On a Saturday in early May, as my husband and I were driving to the Mass Poetry Festival, my right eye suddenly started to do things it never had before. A large gray floater drifted with metronomic precision across my field of vision and, in the peripheral edges, I saw what looked like lightning flashes. It was an overcast day, not really sunny, but what the Scots sometimes call bright. At first, I thought my eyes were simply adjusting from indoor light, but the symptoms persisted, and as they did, panic mounted. I knew that one or both of these —a sudden increase in floaters, flashes of light— could be signs of a retinal tear. Worse, the onset of retinal detachment. I spent the day listening to poetry, while trying not to be distracted by the eye or catastrophic thinking. Was I going to be vision-impaired? How would that fit into my reading-and-writing life? The floater and flashes, it turns out, while persistent and annoying, are just part of the normal aging process. My symptoms are the result of the vitreous humor, which is normally Jell-O-like, shrinking and liquifying. My retina is fine, but it took a few visits to specialists, and some fairly aggressive eye exams, to reach that conclusion. It was in the waiting room of one of those specialists that I found a philosophy.
Three and a half weeks after the initial onset, I met with a doctor specializing in diseases of the retina and vitreous. Her waiting room, which was shared by several offices, was a sea of mahogany chairs with maroon leather. The appointment lasted many, many hours, most of which I sat out with other patients, each of us waiting to be called in for one exam or another then sent back. I seemed to be on the same cycle as an elderly man and his wife, both of whom must have been in their eighties, but looked younger. He was loud and lumbering. When his wife was out of the room, he told me how many years they had been married, and that he first dated her sister. Each time she spoke to him he croaked, What…? He was gruff, impatient, but on one occasion he whispered something tender about a vacation. He had the attention-seeking behavior of people who don’t understand boundaries in public spaces. I would have buried my face in a magazine, but the multiple dilating drops had kicked in and I was semi-blind. I moved to a bank of windows and stared out at the street, trying to ignore him, but each time his wife was called away, he engaged me in conversation. I responded with a polite terseness that I hoped he would read as discouragement. He didn’t. On one occasion, when it was just the two of us and he was sitting half a room away, he said, “Do you know what the three keys to a successful marriage are?” I looked his way, and before I could say anything, he held up three sausage-y fingers.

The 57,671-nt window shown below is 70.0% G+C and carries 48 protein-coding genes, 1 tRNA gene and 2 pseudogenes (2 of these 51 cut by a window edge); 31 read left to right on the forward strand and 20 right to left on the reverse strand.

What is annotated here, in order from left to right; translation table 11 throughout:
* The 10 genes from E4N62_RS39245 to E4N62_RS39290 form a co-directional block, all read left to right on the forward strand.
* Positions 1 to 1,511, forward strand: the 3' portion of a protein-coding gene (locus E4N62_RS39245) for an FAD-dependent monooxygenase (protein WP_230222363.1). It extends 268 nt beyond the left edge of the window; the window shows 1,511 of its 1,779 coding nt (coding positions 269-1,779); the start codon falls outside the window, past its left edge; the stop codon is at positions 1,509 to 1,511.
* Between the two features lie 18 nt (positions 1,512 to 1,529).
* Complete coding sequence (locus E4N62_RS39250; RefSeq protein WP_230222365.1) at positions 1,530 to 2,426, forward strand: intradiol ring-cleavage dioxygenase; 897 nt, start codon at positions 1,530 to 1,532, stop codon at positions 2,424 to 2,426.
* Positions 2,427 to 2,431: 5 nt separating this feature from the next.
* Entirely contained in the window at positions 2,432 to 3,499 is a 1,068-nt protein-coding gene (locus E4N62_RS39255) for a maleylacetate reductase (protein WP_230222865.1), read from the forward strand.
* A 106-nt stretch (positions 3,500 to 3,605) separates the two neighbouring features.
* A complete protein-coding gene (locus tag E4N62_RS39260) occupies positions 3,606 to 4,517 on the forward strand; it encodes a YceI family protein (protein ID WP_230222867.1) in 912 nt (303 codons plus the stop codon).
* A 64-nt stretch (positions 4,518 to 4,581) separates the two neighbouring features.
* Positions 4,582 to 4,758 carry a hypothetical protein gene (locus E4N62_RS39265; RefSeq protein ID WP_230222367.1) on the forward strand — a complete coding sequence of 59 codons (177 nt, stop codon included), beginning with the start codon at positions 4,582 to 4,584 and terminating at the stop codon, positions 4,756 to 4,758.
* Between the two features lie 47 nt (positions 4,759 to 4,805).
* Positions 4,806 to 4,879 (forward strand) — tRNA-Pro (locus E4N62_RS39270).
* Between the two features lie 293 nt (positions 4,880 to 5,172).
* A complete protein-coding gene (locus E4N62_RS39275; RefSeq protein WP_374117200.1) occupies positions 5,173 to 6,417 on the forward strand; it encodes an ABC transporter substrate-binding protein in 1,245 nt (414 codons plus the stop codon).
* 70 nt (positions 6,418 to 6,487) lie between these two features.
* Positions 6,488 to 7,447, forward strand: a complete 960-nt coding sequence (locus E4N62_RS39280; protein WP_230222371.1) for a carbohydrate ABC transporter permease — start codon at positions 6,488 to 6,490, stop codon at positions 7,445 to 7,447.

“Number one: Gut communication,” he said, gripping his stomach. He folded his index finger down.
“Two: A sense of humor.” Only the ring finger was left.
“Three: Non-sexual touch. A pat, a hug, a squeeze. The human species —and we’re all members of the species— the human species needs affectionate touch.” It didn’t escape me that when he said the word “pat,” he caressed the air the way some men stroke their wives’ bottoms.
I didn’t know what to say. I couldn’t disagree. And then I thought that if I had to distill the secrets of a successful marriage down to three aphorisms, I might choose something very close to this loud and lumbering philosopher’s. He was called away, I was marooned in the sea of chairs, and it suddenly occurred to me that his philosophy could be grafted onto writing, and if I did that, it might look like this.
One: Write from the gut, write authentically. “If it sounds like writing, I rewrite it,” Elmore Leonard proclaimed.
Two: Don’t take yourself, your words, too seriously. “When your story is ready for rewrite, cut it to the bone,” Stephen King has said. “Get rid of every ounce of excess fat. This is going to hurt…but it must be done.”
Three: Touch the reader, her soul, in some way. “If I read a book and it makes my whole body so cold no fire can ever warm me,” Emily Dickinson declared, “I know that is poetry. If I feel physically as if the top of my head were taken off, I know that is poetry.”
It’s not a perfect fit, this “found” writing philosophy. The grafting might not yield hearty, new growth, but it has a ring of truth, some value. The floaters still annoy me most days, still temporarily gray my vision and, when I’m tired, light sparks in my periphery. But my vision is somehow sharper. People, like writing, can be a process of discovery and surprise. And the next time I’m in a waiting room, I may not engage with the strangers around me, but I won’t assume they don’t have something valuable to offer.
—Jane Poirier Hart, WROB Poetry Fellow